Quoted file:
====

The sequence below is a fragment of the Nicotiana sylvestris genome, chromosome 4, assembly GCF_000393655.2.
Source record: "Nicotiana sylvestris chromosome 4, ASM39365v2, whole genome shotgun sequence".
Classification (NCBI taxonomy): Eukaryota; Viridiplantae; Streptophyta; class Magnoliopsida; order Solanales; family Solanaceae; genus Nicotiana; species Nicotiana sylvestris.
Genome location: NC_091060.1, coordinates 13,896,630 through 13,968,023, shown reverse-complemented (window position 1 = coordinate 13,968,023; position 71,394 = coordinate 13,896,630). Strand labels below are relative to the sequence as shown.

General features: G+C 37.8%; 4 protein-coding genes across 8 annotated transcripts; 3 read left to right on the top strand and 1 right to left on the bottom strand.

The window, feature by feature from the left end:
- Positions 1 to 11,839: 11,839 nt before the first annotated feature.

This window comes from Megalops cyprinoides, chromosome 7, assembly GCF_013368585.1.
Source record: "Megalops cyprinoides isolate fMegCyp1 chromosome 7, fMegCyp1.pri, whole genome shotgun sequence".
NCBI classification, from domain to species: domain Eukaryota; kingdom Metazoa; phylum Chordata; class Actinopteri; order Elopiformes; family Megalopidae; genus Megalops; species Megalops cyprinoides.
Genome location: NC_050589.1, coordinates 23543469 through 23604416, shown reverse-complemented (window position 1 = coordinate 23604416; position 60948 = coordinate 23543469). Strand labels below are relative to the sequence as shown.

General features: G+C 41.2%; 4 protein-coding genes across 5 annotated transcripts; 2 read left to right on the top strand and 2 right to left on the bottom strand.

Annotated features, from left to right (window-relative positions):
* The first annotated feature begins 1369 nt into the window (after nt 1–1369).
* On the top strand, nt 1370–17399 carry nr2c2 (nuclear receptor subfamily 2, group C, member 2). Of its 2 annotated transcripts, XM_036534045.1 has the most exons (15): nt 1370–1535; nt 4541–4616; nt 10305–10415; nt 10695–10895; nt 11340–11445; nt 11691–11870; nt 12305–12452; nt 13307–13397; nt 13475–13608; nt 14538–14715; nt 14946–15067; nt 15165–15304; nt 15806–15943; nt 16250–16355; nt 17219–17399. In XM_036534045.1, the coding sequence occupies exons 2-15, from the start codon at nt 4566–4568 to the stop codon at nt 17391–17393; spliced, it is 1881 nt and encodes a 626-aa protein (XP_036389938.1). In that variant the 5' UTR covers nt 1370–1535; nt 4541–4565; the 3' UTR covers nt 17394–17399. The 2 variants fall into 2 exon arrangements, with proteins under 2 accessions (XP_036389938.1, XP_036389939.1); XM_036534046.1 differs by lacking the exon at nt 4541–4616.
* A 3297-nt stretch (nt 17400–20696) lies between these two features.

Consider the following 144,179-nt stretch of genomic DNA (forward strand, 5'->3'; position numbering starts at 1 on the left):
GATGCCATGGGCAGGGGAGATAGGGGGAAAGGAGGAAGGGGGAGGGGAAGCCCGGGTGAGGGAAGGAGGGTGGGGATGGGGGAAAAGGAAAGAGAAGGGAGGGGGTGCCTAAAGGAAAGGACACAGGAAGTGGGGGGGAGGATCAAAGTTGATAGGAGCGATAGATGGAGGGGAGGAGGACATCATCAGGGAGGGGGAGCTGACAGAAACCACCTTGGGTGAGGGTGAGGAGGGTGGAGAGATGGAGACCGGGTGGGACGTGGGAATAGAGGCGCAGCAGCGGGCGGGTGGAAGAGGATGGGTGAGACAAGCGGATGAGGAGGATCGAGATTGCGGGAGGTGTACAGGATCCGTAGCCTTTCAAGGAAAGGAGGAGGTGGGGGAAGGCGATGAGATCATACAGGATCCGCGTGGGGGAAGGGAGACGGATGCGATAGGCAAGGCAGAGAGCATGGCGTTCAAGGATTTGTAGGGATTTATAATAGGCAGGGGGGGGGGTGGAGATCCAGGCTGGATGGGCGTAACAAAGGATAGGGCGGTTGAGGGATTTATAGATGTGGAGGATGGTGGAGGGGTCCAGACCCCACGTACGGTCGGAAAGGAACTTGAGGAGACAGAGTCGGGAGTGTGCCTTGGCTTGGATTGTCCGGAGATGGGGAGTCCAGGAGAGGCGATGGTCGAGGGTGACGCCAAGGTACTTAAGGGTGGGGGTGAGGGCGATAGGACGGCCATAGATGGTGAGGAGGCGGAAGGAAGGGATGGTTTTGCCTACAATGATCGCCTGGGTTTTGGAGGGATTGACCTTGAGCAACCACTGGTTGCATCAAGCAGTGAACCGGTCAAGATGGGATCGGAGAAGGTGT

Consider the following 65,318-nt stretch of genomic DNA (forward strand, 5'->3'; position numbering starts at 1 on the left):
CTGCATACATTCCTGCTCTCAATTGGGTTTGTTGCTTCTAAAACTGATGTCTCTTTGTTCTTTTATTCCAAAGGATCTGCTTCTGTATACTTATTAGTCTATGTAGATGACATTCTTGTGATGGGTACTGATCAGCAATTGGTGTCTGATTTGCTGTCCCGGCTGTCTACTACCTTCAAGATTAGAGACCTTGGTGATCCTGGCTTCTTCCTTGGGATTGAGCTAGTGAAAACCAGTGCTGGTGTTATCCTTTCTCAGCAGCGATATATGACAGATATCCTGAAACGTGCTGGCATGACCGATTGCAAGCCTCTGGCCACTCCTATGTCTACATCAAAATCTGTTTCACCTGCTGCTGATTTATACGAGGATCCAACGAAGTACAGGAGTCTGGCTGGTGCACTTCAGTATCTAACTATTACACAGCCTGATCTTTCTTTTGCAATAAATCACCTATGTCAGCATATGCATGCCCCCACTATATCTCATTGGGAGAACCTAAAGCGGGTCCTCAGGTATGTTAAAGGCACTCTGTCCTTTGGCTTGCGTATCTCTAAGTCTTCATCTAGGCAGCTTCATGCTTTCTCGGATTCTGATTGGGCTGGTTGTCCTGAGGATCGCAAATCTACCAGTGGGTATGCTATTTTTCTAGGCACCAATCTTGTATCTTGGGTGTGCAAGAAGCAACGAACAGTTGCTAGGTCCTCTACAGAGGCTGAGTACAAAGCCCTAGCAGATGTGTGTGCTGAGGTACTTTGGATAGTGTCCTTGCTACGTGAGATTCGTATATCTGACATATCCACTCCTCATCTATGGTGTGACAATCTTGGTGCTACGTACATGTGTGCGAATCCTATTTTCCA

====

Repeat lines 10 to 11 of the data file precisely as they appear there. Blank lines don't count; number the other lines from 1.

NCBI classification, from domain to species: domain Eukaryota; kingdom Metazoa; phylum Chordata; class Actinopteri; order Elopiformes; family Megalopidae; genus Megalops; species Megalops cyprinoides.
Genome location: NC_050589.1, coordinates 23543469 through 23604416, shown reverse-complemented (window position 1 = coordinate 23604416; position 60948 = coordinate 23543469). Strand labels below are relative to the sequence as shown.